Rising Mobile Money Fraud Threatens Financial Inclusion Efforts in Ghana

Ghana – The increasing prevalence of mobile money fraud in Ghana poses a significant threat to the strides made in achieving financial inclusion, particularly among those in the informal sector. This issue has become a matter of concern as mobile money, once hailed as a transformative tool for financial services, now faces challenges due to fraudulent activities.

According to Ghana News Agency, Imarc Group on Ghana’s Mobile Money Market, the market size of mobile money in Ghana reached US$121.8 billion in 2022, with projections to hit US$590.7 billion by 2028. By the end of 2022, approximately 56.7 million mobile money wallets were created, with 20.5 million being very active. The simplicity and accessibility of mobile money transactions have made it an attractive option even for uneducated individuals in rural areas.

However, the Bank of Ghana reported a total of 12,166 cases of mobile money fraud in 2022, highlighting a significant threat to the system’s integrity. Mobile money fraud is defined as the intentional action by players within the mobile financial services ecosystem to gain illicitly. It includes various types, such as fake promotions, wrong transfer requests, SIM card swaps, fake product deliveries, and posing as fake servicing agents.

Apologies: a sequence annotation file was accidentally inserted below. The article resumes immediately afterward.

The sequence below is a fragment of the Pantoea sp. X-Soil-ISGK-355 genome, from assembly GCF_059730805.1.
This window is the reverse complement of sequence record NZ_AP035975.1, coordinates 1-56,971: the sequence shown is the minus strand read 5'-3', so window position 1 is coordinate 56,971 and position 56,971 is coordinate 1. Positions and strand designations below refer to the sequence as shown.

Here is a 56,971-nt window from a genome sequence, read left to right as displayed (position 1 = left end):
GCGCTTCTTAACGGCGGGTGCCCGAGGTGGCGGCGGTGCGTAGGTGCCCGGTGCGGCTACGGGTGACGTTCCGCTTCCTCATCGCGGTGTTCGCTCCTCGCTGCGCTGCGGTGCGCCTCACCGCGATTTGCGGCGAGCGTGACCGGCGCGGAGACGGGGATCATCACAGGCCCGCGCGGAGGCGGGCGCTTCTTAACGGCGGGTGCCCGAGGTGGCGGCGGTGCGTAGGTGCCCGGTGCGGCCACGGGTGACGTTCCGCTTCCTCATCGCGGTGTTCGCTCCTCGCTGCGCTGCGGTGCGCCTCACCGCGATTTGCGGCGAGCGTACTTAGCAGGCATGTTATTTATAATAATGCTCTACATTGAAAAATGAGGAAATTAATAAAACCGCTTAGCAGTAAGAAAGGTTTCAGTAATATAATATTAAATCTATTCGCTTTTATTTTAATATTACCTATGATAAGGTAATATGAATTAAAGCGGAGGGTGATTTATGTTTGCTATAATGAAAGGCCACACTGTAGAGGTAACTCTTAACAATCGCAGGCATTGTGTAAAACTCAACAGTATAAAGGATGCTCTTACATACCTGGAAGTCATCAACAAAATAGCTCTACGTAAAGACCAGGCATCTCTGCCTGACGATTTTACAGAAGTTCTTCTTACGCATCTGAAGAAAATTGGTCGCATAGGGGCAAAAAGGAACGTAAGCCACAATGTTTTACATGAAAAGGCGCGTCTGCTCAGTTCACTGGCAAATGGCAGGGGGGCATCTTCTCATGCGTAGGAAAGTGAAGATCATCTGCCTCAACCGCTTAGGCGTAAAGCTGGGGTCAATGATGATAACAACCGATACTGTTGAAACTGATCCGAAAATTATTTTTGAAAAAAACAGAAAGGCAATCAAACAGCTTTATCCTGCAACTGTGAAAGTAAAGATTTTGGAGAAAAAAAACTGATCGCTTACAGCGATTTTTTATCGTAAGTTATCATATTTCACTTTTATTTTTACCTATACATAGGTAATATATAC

The challenges in combating mobile money fraud are manifold. The primary issues include weaknesses in regulatory enforcement by the Bank of Ghana and the National Communication Authority, lack of cooperation from mobile operators, high illiteracy rates among victims, and the role of greed in making people susceptible to scams.

To combat mobile money fraud, various measures are suggested for both operators and subscribers. Mobile operators are advised to enhance ‘Know Your Customer’ (KYC) practices, improve technological systems for transaction monitoring, and collaborate openly with stakeholders like law enforcement and banks. For subscribers, measures include protecting mobile devices and personal information, verifying the identities of callers and texters, monitoring wallet activities, and staying informed about new fraud trends.

The report concludes that if not addressed, mobile money fraud could derail years of progress made towards promoting financial inclusion in Ghana, causing not only financial loss to subscribers and providers but also damaging the reputation of the service and trust in the financial ecosystem.